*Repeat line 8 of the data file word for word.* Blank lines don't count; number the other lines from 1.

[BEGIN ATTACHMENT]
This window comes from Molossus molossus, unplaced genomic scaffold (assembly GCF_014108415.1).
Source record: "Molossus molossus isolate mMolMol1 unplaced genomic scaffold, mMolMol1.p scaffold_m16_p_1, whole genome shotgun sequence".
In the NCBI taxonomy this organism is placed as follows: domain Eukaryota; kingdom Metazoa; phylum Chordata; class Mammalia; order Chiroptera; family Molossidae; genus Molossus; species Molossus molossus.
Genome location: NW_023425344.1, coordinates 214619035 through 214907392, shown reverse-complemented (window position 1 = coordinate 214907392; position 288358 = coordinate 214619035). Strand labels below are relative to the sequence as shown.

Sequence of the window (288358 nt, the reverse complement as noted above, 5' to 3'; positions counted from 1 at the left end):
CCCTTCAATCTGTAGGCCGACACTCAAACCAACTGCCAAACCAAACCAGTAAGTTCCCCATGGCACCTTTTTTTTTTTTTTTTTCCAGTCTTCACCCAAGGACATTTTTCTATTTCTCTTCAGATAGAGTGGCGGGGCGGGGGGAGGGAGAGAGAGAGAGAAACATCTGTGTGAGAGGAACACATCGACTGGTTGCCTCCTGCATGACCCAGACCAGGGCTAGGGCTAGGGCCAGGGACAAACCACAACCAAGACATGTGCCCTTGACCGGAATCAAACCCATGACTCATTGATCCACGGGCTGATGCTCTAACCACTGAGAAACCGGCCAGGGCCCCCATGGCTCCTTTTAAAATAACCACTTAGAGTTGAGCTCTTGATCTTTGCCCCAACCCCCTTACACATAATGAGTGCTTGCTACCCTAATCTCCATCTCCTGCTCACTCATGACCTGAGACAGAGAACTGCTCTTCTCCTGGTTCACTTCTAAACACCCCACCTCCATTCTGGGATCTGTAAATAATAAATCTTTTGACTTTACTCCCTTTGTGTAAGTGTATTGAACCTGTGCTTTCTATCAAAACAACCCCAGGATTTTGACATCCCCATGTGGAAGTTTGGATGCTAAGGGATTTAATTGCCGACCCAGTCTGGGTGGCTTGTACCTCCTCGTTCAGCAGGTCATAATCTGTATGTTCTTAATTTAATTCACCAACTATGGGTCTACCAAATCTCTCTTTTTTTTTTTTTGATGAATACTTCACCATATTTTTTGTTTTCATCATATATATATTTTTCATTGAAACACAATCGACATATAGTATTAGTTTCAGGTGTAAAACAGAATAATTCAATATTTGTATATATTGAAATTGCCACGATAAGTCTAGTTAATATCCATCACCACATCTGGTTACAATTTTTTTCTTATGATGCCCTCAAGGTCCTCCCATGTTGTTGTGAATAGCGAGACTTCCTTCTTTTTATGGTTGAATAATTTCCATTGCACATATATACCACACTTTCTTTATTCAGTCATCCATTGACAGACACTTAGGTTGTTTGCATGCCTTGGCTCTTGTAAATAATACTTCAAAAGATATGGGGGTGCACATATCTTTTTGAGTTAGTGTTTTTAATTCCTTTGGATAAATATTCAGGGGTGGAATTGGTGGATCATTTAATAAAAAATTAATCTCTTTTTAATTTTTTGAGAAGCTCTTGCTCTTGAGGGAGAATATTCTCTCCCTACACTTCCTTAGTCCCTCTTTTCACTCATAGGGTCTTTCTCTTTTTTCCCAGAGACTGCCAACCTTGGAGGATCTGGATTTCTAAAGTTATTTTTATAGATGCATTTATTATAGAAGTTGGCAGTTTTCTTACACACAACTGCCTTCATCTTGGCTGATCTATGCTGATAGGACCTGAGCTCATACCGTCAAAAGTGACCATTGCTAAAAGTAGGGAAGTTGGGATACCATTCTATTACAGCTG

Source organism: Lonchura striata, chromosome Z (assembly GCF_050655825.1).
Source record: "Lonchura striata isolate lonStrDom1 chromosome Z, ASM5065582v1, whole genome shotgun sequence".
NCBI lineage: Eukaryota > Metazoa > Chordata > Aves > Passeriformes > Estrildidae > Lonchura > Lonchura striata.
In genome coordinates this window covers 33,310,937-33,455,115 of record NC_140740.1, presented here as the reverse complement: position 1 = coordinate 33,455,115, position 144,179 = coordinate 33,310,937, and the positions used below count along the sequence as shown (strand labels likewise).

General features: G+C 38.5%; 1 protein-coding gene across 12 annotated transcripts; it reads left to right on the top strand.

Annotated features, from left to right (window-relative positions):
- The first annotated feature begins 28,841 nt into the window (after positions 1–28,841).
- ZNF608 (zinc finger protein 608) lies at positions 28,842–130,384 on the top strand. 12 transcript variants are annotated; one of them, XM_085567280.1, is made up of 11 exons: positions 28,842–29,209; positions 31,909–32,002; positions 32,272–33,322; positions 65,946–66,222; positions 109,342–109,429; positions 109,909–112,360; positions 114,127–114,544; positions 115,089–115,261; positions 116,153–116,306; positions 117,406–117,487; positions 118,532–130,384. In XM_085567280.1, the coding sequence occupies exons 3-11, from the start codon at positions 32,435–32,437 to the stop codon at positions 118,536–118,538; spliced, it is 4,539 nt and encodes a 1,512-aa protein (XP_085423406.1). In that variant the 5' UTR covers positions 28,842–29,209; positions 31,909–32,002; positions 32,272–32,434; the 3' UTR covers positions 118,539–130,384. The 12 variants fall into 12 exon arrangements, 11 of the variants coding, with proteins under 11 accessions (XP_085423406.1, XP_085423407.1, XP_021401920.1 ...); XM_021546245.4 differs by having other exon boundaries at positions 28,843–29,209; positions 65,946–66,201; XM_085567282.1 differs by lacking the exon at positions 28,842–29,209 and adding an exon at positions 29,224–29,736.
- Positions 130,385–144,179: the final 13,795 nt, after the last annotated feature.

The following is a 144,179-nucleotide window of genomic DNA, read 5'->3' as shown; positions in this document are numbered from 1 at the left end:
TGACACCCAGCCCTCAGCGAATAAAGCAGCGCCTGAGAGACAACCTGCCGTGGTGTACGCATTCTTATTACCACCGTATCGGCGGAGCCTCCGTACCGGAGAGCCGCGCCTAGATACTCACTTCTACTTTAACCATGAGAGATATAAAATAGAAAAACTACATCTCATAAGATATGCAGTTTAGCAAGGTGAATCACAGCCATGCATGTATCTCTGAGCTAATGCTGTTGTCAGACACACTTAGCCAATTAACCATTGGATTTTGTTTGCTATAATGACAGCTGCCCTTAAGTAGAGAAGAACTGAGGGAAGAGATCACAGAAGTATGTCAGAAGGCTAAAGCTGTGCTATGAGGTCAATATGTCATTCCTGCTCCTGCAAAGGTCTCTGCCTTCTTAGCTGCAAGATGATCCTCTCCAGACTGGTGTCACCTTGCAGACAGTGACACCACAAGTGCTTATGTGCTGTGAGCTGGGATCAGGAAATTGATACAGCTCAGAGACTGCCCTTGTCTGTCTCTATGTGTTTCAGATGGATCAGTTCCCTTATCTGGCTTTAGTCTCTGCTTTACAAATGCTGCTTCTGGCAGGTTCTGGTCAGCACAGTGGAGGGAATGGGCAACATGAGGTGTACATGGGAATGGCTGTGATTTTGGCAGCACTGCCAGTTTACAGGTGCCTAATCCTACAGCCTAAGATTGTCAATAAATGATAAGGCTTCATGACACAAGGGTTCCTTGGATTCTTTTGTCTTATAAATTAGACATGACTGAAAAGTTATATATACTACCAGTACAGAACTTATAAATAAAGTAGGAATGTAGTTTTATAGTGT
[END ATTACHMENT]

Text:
Source record: "Lonchura striata isolate lonStrDom1 chromosome Z, ASM5065582v1, whole genome shotgun sequence".